Baby Lifetime

When Does Morning Sickness Start

 
When Does Morning Sickness Start

When Does Morning Sickness Start

If you wonder when does morning sickness start, you most likely suspect that you could be pregnant. Morning sickness is one of the earliest pregnancy symptoms and is experienced by more than one half of all pregnant women, according to some estimations as much as 90 percent. In some women, it can start as early as two weeks after conception which means it is possible to experience this pregnancy induced nausea with or without vomiting before a missed period. On the other hand, some pregnant women do not develop it at all. However, the statistics show that only a few are lucky enough not to experience morning sickness during pregnancy. Although the name suggests that pregnancy nausea strikes in the morning, you may feel nauseous at any time during the day and even at night. Fortunately, it usually is not serious and most often goes away by the beginning of the second trimester of pregnancy although it can persist throughout pregnancy in some women. This pregnancy induced nausea usually is not serious and does not require medical treatment because it does not cause any health risks for the mother nor the baby.

In rare cases, morning sickness can be severe enough to interfere the mother’s healthy weight gain, while some women develop an extremely severe form of nausea known as hyperemesis gravidarum which may require hospitalization. But there is no need to worry about pregnancy nausea as long as you can keep down liquids and food. You may have reduced appetite due to nausea, however, there is no reason to be concerned because you need only about 150 extra calories a day during the first weeks of pregnancy and by the time you will need more, the morning sickness will improve or go away completely.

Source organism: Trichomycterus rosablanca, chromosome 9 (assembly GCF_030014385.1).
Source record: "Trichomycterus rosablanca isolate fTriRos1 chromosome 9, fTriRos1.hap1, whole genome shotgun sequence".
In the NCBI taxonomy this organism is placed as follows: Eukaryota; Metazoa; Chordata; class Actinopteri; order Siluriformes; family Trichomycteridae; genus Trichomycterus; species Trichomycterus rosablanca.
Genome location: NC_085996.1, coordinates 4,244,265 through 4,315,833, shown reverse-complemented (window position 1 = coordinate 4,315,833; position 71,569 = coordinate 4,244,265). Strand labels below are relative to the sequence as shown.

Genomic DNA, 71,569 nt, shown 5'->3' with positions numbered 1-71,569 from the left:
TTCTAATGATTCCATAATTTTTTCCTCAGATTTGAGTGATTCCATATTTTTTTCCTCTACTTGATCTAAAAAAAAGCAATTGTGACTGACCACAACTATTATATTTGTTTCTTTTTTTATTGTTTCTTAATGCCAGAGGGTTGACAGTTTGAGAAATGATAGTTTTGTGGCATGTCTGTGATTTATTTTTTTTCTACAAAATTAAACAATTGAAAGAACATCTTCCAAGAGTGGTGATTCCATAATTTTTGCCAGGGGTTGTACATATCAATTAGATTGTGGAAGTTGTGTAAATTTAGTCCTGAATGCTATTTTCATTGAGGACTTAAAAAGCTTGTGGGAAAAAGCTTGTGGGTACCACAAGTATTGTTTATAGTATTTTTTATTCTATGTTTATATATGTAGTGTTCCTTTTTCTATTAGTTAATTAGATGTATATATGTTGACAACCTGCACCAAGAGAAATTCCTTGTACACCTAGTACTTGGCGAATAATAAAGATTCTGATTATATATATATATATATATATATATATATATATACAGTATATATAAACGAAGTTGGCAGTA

Unfortunately, there is not much you can do about pregnancy nausea except to wait for it to pass. Its causes are not completely understood but most health experts believe that it is related to hormonal changes that start almost immediately after conception. There are, however, several ways to relieve nausea. Pay attention to foods and odors that seem to trigger nausea or make it worse and stay away from them if possible. When you do experience nausea, it may be helpful to get some fresh air. Keep in mind that an empty stomach tends to make morning sickness worse and eat a snack before getting out of the bed. It may be also helpful to eat six to seven smaller meals a day instead of three large ones. Make sure that you drink plenty of liquids, especially if nausea is accompanied by vomiting to prevent dehydration which can cause serious complications.

If the above mentioned home treatments are not helpful, you can ask your doctor for additional nausea preventive measures. Be sure to contact your doctor if nausea or/and vomiting are severe or if experiencing any of the following symptoms:
- vomiting blood
- passing small amounts of urine
- dizziness or fainting
- rapid heartbeat
- inability to keep down liquids

 
 

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